Healthcare providers can obtain emergency access to a patient’s My Health Record in certain circumstances. The Office of the Australian information Commissioner (OAIC) has recently published Guidelines and Flowcharts to assist healthcare providers to understand when they can use the emergency access function.
The emergency access function enables healthcare providers to override a patient’s access controls and view key health information when they reasonably believe access is necessary:
- to ‘lessen or prevent a serious threat to an individual’s life, health or safety’ and it is ‘unreasonable or impracticable to obtain the patient’s consent. A ‘serious threat’ is one that poses a ‘significant danger’ to an individual’s physical or mental health and safety or the safety of another person; or
- to ‘lessen or prevent a serious threat to public health or safety’.1 This includes the potential spread of a communicable disease, including COVID-19.
The emergency access function enables healthcare providers to view a patient’s My Health Record, including any restricted information or documents (except for deleted information, hidden documents and personal health notes). It is worth noting that many patients do not have access controls in place.
The Australian Digital Health Agency (ADHA) is automatically notified each time the emergency access function is used.2 It is vital healthcare providers maintain accurate records outlining the circumstances that prompted their use of the emergency access function. The ADHA may request this information at any time.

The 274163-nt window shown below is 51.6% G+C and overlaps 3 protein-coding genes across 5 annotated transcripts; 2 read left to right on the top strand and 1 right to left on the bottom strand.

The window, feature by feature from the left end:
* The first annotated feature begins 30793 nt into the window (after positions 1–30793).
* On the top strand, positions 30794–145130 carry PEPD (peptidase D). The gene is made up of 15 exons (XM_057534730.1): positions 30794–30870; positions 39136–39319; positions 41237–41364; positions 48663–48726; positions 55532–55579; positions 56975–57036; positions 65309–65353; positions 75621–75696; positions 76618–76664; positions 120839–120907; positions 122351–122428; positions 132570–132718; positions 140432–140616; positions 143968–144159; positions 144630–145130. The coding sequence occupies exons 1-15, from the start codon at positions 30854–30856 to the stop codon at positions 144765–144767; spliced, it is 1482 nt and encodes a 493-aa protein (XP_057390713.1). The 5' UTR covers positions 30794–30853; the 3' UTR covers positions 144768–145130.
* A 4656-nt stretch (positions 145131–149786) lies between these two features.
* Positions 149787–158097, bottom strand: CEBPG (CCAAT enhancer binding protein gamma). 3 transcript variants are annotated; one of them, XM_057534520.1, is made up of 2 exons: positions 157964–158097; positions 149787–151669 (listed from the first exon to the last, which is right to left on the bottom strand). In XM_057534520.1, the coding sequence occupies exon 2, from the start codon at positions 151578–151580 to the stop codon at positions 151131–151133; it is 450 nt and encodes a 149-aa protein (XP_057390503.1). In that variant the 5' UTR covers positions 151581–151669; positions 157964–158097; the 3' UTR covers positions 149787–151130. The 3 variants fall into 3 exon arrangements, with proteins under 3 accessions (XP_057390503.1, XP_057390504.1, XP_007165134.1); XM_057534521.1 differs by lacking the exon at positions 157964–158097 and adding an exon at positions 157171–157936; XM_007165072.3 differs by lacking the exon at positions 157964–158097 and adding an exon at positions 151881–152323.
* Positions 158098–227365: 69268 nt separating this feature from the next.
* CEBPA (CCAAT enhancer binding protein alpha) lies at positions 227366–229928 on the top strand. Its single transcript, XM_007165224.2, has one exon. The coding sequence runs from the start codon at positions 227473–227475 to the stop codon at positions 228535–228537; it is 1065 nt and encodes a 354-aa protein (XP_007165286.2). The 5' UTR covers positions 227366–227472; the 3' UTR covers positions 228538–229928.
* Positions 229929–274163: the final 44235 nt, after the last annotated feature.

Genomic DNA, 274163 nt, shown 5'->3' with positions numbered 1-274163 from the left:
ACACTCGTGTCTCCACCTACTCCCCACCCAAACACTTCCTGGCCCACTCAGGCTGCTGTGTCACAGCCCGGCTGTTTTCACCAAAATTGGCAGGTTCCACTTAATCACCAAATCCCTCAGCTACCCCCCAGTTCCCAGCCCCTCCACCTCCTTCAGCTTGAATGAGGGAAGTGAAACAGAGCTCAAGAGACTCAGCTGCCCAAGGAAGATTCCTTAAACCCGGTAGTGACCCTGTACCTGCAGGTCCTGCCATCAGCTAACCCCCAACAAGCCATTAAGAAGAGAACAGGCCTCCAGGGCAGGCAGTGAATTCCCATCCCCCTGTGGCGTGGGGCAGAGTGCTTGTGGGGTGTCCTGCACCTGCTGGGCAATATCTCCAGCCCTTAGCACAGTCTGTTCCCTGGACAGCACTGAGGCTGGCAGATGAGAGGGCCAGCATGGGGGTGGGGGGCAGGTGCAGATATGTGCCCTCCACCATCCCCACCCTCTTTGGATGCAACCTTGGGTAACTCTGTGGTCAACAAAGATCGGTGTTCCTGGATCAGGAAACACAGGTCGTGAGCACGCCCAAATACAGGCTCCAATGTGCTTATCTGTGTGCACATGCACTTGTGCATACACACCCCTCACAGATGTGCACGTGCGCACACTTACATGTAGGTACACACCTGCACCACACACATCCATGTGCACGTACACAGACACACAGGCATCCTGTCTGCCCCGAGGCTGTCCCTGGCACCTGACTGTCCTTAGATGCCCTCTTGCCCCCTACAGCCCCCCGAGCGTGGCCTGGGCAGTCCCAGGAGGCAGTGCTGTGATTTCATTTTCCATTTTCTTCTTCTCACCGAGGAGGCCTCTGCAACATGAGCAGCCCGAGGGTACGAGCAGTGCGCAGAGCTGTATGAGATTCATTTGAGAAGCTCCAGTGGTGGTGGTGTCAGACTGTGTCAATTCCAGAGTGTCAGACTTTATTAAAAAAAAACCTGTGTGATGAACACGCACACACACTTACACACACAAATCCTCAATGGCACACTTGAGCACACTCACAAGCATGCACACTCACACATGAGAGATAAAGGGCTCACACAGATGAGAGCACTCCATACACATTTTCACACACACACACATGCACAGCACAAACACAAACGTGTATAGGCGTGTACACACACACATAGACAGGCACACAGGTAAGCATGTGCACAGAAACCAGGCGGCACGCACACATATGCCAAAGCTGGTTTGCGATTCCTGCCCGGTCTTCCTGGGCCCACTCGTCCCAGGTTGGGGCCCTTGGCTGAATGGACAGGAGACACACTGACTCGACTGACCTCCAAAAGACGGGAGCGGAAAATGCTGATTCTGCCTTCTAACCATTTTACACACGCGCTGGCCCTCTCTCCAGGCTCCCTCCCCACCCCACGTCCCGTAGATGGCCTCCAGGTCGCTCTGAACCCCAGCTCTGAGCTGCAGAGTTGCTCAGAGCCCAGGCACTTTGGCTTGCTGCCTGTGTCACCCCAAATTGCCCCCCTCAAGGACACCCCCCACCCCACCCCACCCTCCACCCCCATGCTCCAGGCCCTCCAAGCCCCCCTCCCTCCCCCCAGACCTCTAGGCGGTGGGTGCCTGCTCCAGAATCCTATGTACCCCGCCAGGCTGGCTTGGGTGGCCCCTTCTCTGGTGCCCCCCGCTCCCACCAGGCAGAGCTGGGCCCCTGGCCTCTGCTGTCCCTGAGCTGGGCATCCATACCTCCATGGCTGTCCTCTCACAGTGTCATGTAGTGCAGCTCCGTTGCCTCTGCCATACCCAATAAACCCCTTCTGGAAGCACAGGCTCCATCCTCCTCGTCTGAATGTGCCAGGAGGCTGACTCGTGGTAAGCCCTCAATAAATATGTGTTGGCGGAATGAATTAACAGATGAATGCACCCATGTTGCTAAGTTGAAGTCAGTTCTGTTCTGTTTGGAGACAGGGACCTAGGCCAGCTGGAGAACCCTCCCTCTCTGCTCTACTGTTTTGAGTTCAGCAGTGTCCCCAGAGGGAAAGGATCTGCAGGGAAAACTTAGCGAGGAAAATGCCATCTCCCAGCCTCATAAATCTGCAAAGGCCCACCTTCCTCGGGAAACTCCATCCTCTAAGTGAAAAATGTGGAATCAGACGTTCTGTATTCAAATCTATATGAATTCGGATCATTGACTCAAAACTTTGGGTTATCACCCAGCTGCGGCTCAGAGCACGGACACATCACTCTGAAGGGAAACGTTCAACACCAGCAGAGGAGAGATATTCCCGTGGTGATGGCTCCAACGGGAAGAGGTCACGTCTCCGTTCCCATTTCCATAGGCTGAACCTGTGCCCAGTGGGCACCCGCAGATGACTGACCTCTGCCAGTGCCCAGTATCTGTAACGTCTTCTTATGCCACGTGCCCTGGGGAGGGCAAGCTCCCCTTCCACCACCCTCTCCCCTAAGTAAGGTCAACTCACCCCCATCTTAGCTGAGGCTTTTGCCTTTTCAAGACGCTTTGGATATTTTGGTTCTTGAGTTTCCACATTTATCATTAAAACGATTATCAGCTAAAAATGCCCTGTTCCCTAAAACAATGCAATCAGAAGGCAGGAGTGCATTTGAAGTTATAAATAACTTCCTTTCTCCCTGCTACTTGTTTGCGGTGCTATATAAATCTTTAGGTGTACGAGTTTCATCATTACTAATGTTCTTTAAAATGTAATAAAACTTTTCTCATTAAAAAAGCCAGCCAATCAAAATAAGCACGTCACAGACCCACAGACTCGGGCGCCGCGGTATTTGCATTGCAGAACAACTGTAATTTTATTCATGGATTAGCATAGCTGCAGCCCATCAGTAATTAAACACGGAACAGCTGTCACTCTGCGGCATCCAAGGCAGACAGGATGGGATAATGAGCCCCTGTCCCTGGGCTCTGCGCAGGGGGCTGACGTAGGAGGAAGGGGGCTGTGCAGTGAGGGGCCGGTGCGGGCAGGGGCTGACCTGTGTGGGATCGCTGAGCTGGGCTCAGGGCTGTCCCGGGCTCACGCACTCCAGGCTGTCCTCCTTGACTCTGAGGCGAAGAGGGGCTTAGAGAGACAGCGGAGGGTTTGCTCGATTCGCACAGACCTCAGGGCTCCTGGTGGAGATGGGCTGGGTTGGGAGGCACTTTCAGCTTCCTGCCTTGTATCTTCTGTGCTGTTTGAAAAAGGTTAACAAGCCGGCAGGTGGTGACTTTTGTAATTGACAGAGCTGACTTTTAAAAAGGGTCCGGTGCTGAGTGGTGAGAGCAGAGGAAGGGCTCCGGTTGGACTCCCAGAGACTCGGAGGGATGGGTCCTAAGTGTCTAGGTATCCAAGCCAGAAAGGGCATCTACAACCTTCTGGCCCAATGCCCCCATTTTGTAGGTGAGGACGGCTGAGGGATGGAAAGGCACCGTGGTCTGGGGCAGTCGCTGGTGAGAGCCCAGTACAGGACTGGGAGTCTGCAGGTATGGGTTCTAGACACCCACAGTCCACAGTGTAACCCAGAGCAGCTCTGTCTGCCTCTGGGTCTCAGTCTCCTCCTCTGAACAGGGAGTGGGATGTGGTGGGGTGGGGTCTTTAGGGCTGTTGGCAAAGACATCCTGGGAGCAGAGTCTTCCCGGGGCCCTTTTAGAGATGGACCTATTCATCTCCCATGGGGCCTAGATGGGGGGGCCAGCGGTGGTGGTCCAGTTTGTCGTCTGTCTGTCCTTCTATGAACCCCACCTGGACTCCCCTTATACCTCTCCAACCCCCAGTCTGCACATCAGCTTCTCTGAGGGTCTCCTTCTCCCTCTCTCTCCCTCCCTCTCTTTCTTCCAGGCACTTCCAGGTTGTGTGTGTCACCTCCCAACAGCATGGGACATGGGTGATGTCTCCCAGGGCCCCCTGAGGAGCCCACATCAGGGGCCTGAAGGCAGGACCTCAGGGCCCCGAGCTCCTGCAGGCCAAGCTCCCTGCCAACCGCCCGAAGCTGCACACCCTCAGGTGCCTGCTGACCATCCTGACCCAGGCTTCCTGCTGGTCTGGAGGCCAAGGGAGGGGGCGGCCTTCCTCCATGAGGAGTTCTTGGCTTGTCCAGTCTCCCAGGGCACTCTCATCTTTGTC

Unauthorised use of the emergency access function, including by mistake, may amount to a Notifiable Data Breach. Penalties may apply.3 In the case of unauthorised access, the accessing party will need to immediately contain the breach, evaluate any risks associated with the breach, notify the ADHA and the OAIC and take steps to prevent and mitigate any further breaches. If you suspect a Notifiable Data Breach has occurred at your place of practice, whether to do with the use of the My Health Record or otherwise, we recommend you seek legal advice immediately.
If you would like more information about your privacy obligations or the My Health Record system, please contact Karen Keogh or Chelsea Gordon.
This article was written by Karen Keogh, Partner and Chelsea Gordon, Associate.